Owning a Friesian is NOT for the feint hearted!
They are a special breed, not just because they are so beautiful, but also because of their own unique needs and problems that they tend to experience.
Before you consider embarking on a lifelong journey with a Friesian, have a read through this blog and part II coming up next month, and then let us know if you are still interested in the Friesian horse!
Not everything I’ve mentioned here happens to every single Friesian. Of course there are many people who have a trouble-free existence with their black beauties. There are also many who struggle, regardless of how much time or money they spend setting up their environment for their horses with terrible bad luck, injuries and sometimes poor workmanship from trusted partners. There seems to be no rhyme or reason as to why some of us have good luck and some have bad.
It is important to do exhaustive research and know what you are potentially getting yourself into with this special breed of horse, also so that you know what to look out for and to be aware of.
Do everything possible to make sure your horses have the best of everything, outstanding care, outstanding nutrition, outstanding training, outstanding tack, outstanding turnout. The horses are expensive to purchase. But you can’t just save up for your horse and skimp on the environment that you give them. Obviously some have more means than others to provide their ponies with horse heaven, but you should most definitely provide the best environment that you can afford in order to give your Friesian/s the best chance at a long happy healthy life. Remember, it costs just as much to keep a good horse as it does to keep a bad one!
Sadly though, even with all of this love and care, some horses still leave us for greener pastures way too young and for unimaginable reasons that are rarely any fault of their owners.
It seems terribly unfair, but here are some tidbits, that hopefully will forewarn and forearm you for your journey with your Black Beauty.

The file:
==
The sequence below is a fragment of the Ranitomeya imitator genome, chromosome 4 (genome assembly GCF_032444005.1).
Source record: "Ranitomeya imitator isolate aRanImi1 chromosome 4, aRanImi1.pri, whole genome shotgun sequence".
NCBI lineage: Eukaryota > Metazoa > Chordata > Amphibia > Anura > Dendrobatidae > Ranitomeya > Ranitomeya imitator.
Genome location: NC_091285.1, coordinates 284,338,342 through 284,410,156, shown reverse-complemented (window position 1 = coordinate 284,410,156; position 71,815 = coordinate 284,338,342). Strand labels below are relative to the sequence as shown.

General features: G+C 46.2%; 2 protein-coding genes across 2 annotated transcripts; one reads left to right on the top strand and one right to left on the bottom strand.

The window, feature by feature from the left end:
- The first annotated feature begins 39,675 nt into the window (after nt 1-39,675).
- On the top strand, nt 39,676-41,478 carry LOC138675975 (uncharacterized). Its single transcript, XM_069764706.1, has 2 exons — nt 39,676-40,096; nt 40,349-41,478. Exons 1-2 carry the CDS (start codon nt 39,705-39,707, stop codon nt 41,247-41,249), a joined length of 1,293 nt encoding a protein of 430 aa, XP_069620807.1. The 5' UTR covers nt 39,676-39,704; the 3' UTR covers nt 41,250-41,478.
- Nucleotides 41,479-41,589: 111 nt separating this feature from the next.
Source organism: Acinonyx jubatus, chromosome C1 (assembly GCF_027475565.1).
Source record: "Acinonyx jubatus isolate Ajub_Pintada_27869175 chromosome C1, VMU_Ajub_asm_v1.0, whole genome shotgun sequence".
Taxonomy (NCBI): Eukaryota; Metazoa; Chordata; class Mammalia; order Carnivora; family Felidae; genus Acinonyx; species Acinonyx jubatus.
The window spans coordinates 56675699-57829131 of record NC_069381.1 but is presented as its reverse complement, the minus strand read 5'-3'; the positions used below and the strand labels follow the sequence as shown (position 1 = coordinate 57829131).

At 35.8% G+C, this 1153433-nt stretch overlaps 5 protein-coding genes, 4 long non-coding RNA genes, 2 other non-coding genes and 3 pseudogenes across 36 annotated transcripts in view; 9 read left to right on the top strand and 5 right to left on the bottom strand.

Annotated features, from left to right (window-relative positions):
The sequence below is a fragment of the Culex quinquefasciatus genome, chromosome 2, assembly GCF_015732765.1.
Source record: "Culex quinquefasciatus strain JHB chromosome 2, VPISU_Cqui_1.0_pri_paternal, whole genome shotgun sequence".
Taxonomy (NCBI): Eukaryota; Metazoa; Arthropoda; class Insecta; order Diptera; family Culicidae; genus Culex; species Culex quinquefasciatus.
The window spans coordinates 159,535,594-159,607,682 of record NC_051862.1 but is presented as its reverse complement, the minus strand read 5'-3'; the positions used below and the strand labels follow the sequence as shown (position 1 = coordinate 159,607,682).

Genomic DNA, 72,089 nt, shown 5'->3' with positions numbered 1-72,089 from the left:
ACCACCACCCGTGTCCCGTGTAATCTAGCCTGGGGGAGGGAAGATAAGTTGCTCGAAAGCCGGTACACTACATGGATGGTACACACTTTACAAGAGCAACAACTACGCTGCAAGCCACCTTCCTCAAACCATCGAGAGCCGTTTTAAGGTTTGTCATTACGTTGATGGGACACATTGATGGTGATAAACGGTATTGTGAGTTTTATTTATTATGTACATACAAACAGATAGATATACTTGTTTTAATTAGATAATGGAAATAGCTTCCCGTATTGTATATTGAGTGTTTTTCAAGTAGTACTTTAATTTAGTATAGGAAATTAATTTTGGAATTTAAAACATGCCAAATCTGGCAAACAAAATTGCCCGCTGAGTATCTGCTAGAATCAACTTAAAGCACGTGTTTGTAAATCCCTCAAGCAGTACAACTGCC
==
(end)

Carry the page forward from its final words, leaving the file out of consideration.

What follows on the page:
This article outlines the experience of a number of breeders of Friesians and is NOT medical advice –
ALWAYS CONSULT YOUR VET FOR CORRECT DIAGNOSIS AND TREATMENT RECOMMENDATIONS PRIOR TO TRYING ANYTHING MENTIONED IN THIS ARTICLE.
Outlined below are some of the problems that the breed in general is prone to, as well as some idiosyncracies and general characteristics of the breed. I sincerely hope that none of you experience these challenges, but in the event that you do, maybe this will prepare you a little and give you some guidance as to how to get help.
FARRIERS AND HOOF CARE
Friesians have great, hard feet.
They are normally best kept barefoot unless medically necessary to shoe. Some people’s terrain and use (i.e. constant unusually rocky turnout/riding, trail use, driving often on hard roads) will mean shoes are necessary. Overall, most can be kept barefoot easily.
The Dutch like to see a higher heel, and the horse in general tends to naturally grow a higher heel. Friesians have a better dressage movement when trimming more “traditionally”. By trimming with the higher heel, you get more carriage-driving like movement. In addition, Friesians try to grow a higher heel, and you need to let them exist in a higher heel than most other breeds.
If your horse was born and raised in the Netherlands, and his feet have been trimmed high his whole life, don’t drastically change the shape or height too dramatically in one go. This may seem obvious, but some farriers will just cut the lines they are used to cutting. Dramatic changes like this can cause stretching of the tendons and chronic laminitis.